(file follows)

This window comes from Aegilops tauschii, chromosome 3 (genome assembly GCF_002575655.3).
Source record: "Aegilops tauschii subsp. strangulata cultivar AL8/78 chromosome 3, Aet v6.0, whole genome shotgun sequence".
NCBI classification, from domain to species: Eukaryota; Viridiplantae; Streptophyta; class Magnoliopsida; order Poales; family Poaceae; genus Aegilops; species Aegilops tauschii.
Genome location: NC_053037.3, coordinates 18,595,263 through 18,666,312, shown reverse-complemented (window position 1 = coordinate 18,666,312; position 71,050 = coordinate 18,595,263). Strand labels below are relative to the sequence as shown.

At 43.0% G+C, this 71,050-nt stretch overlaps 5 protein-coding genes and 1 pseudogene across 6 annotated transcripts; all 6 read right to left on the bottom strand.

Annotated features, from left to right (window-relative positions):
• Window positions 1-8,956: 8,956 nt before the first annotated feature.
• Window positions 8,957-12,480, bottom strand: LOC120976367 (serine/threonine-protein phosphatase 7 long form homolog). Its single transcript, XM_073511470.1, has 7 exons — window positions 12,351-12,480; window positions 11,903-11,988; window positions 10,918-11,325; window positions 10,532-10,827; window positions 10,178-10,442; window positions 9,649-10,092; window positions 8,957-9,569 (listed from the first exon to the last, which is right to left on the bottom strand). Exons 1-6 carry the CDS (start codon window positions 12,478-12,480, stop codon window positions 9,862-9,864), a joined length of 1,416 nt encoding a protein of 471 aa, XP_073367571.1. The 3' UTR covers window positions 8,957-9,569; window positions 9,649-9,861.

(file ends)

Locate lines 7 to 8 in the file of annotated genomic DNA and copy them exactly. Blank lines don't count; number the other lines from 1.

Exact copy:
• Window positions 1-8,956: 8,956 nt before the first annotated feature.
• Window positions 8,957-12,480, bottom strand: LOC120976367 (serine/threonine-protein phosphatase 7 long form homolog). Its single transcript, XM_073511470.1, has 7 exons — window positions 12,351-12,480; window positions 11,903-11,988; window positions 10,918-11,325; window positions 10,532-10,827; window positions 10,178-10,442; window positions 9,649-10,092; window positions 8,957-9,569 (listed from the first exon to the last, which is right to left on the bottom strand). Exons 1-6 carry the CDS (start codon window positions 12,478-12,480, stop codon window positions 9,862-9,864), a joined length of 1,416 nt encoding a protein of 471 aa, XP_073367571.1. The 3' UTR covers window positions 8,957-9,569; window positions 9,649-9,861.